Going through life with an anxiety disorder is challenging. When you’re overwhelmed by negative thoughts, feelings, and other symptoms of anxiety, it’s difficult to fully experience all that life has to offer.
While most of us have felt anxious at certain moments in our lives, those who suffer from an anxiety disorder (roughly forty million Americans) don’t find relief as quickly. Of that, only a third of adults and one fifth of teenagers receive treatment for their anxiety disorders. (Survey)
Anxiety is linked to the stress response and is therefore linked to our innate fight or flight response. In small doses, it can be helpful for survival, but when it’s constant and debilitating, anxiety is a disease we would all want to cure.
Unfortunately it’s not that easy. There are no easy, immediate cures for anxiety. You can’t eliminate anxiety completely and forever. But you can work to eliminate the anxiety that interferes with a normal lifestyle.
To relieve problematic anxiety, we need to dive into what it is and what triggers it.
What is Anxiety?
The simple definition of anxiety is a feeling of unease, worry, or nervousness because of a potential future threat. An anxiety disorder is a heightened and chronic form of anxiety characterized by excessive uneasiness and apprehension to the point of panic attacks or compulsive behavior.
To break it down even further, those who suffer from anxiety face symptoms such as:
- Excessive, irrational and/or uncontrollable feelings of worry and dread
- Sensations of panic and uneasiness for no apparent or immediate reason
- Obsessive thoughts
- Ritualistic behaviors
- Sleeplessness due to dread
- Inability to remain calm
- Nausea, headaches, fatigue, stomach aches and even chronic indigestion
But what is it’s role in our lives?
In small doses, anxiety, like stress, is there to help. We create anxiety when feel impending doom, but oftentimes the “doom” is not as bad as we think it will be.
How Anxiety Works
Anxiety works the same way as stress but it stems from a different source. With stress, we can often pinpoint the direct threat. With anxiety, you’re not sure of the exact threat and it comes more from a place of fear of what could be. Anxiety is also specifically the feeling of fear, dread or apprehension. It can manifest without any “real” trigger.
The commonality between stress and anxiety is that they both trigger the fight or flight reaction in your body. Your sympathetic nervous system releases norepinephrine and cortisol so your mind and body are ready for action.
In anxiety disorders, scientists have discovered that the amygdala and hippocampus play important roles.
The amygdala is the part of the brain that processes incoming sensory signals and controls the part of the brain that interprets those signals. It uses memory to help interpret those signals yielding emotions; it is most frequently associated with conditioned fear.
What Causes Anxiety?
As we mentioned, anxiety isn’t necessarily set off by a present threat. Since it can be caused by worrying about a “potential” threat, it’s hard to fully understand what causes anxiety disorders. A lot of what causes anxiety has to do with the individual person.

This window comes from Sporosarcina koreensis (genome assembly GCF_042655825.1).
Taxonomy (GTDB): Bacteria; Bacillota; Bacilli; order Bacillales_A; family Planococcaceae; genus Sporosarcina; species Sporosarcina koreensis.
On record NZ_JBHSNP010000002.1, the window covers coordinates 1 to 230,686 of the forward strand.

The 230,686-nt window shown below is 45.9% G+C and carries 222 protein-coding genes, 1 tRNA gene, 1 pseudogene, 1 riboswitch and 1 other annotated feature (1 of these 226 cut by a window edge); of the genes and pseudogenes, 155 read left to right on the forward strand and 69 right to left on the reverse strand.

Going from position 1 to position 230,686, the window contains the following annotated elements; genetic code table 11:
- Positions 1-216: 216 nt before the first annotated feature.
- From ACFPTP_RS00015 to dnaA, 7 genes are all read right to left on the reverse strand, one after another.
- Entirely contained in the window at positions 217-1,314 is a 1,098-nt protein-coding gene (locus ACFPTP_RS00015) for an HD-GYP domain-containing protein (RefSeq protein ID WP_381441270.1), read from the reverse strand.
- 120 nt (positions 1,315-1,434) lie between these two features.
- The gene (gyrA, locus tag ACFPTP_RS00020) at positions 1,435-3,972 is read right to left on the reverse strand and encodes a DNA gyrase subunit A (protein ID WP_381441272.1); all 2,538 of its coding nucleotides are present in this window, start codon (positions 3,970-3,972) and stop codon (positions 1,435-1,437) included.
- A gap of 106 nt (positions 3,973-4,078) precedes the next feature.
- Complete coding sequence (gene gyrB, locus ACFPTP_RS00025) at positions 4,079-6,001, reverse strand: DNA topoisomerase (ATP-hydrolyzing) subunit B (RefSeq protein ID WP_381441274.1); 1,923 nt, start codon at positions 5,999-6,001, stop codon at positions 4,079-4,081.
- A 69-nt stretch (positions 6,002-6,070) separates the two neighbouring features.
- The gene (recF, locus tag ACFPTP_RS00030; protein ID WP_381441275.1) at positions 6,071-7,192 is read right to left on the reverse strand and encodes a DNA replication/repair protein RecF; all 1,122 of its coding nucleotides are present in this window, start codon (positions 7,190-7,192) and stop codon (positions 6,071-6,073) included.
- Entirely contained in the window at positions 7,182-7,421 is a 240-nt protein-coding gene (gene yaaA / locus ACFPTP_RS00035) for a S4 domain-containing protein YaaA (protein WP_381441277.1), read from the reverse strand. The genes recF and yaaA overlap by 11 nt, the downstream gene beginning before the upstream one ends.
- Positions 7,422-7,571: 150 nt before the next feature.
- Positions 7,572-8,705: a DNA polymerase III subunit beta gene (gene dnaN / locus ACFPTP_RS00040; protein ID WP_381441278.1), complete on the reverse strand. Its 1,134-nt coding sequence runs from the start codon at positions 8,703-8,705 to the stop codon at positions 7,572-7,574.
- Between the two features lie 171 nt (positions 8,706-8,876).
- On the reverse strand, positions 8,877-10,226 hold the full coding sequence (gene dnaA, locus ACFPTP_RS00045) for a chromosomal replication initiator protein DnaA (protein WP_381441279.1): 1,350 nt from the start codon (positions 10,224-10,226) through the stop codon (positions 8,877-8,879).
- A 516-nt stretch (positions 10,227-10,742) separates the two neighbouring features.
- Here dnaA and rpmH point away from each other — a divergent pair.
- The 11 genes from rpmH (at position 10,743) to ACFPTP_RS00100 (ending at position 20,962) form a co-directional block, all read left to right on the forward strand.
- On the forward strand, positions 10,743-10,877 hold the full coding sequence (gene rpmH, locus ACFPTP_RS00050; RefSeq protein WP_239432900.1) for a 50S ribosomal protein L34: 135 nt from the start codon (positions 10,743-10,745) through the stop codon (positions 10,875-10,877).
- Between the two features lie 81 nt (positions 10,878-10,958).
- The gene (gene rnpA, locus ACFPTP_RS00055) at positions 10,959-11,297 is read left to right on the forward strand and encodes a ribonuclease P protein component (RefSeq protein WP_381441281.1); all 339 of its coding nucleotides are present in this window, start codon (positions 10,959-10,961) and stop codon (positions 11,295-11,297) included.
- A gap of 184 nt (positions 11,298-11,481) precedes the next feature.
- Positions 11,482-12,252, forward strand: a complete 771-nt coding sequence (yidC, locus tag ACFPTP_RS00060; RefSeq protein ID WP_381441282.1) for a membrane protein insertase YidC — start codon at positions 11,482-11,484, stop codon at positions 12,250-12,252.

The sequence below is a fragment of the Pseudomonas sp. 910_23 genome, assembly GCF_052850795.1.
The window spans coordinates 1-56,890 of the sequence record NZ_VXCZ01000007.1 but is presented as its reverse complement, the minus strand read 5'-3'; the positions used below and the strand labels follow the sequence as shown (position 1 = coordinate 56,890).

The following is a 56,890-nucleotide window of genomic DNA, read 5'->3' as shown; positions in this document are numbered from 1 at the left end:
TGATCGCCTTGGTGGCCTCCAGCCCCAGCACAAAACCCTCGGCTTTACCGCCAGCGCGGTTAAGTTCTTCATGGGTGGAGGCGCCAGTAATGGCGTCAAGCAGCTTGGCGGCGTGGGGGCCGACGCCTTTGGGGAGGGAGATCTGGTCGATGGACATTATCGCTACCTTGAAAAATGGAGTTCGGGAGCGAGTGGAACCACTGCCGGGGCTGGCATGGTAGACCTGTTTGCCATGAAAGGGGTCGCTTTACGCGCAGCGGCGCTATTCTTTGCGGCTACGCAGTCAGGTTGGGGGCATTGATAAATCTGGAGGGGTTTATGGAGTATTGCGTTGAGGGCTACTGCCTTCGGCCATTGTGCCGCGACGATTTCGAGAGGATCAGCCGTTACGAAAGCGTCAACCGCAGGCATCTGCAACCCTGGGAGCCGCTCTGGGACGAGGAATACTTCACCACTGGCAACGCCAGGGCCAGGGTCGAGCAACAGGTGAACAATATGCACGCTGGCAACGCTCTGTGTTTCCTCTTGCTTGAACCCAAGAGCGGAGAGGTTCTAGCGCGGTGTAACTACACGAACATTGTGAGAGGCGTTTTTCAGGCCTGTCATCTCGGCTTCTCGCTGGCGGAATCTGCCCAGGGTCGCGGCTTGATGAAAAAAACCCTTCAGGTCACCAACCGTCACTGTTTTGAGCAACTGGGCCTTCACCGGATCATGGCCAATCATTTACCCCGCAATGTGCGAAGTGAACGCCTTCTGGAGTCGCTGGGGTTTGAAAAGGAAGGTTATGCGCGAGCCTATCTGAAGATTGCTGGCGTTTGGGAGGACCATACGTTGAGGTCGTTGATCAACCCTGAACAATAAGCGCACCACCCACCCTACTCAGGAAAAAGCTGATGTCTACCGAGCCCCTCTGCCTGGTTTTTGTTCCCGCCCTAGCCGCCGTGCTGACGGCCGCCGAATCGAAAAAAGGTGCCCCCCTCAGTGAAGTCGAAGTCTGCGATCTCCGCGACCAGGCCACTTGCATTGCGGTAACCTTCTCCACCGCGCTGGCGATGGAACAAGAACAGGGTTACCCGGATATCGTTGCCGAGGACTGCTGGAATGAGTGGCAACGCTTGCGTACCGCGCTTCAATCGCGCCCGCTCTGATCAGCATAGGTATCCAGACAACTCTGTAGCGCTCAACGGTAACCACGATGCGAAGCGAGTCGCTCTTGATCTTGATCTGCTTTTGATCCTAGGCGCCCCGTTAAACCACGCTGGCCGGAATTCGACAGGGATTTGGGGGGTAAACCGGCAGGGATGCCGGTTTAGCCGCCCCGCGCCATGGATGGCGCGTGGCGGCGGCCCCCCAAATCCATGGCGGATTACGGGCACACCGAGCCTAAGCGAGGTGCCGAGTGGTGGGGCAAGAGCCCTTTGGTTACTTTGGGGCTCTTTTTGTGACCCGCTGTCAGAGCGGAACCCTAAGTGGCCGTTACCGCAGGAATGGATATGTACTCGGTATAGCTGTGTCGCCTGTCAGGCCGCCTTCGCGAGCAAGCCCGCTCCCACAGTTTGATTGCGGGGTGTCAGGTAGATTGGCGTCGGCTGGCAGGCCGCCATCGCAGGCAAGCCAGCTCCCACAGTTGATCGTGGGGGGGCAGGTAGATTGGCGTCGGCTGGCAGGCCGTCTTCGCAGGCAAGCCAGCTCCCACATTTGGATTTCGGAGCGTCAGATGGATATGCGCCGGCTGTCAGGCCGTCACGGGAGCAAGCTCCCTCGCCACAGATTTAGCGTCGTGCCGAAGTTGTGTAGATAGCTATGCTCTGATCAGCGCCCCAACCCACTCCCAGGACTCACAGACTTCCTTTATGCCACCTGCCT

Specifically, researchers believe that a mix of genetic and environmental factors can cause a person to develop an anxiety disorder.
An exact gene hasn’t been pinpointed, but studies using twins have shown a connection between genetics and the increased risk of getting an anxiety disorder. Further studies have shown that family history is also predictive of anxiety disorders.
Environmental factors are even more varied by person but there are a few strong connections between anxiety disorders and the following:
- Alcoholism or other substance abuse
- Excessive or unresolved stress
- Economic instability
- Trauma (Being a victim of trauma, being close to a victim of trauma or witnessing a traumatic event)
With these genetics and environmental factors at play, it’s easy to feel like there’s no escaping an anxiety disorder, but hang in there. It is possible to beat an anxiety disorder.
So…Can Anxiety Be Cured?
Sadly, there isn’t a magical cure gets rid of anxiety overnight. “Curing” or fully eliminating anxiety in your life will take commitment and time. Even then, you can never truly get rid of anxiety since it’s part of your survival instincts. The Anxiety and Depression Association of America explicitly warns people about potential scams offering anxiety cures.
So yes, you will still feel anxious from time to time depending on the situation. However, it is possible to eliminate the type of chronic anxiety that wreaks havoc on your life.
Recognize and Address Anxiety Triggers
One of the most important steps to getting rid of overwhelming anxiety is to recognize what things in your life cause you to feel anxious. This will be hard to do because anxiety comes from a place of uncertainty which means you might feel like everything is alright and can’t see what the underlying issue is.
Triggers come in many forms and may not even be the exact reason for your anxiety. For example, you might have anxiety over potential money but you don’t start feeling anxious until you go to the mall. The mall isn’t making you feel anxious, it’s your association with money and spending that is…the mall is just the place where you can manifest that potential threat.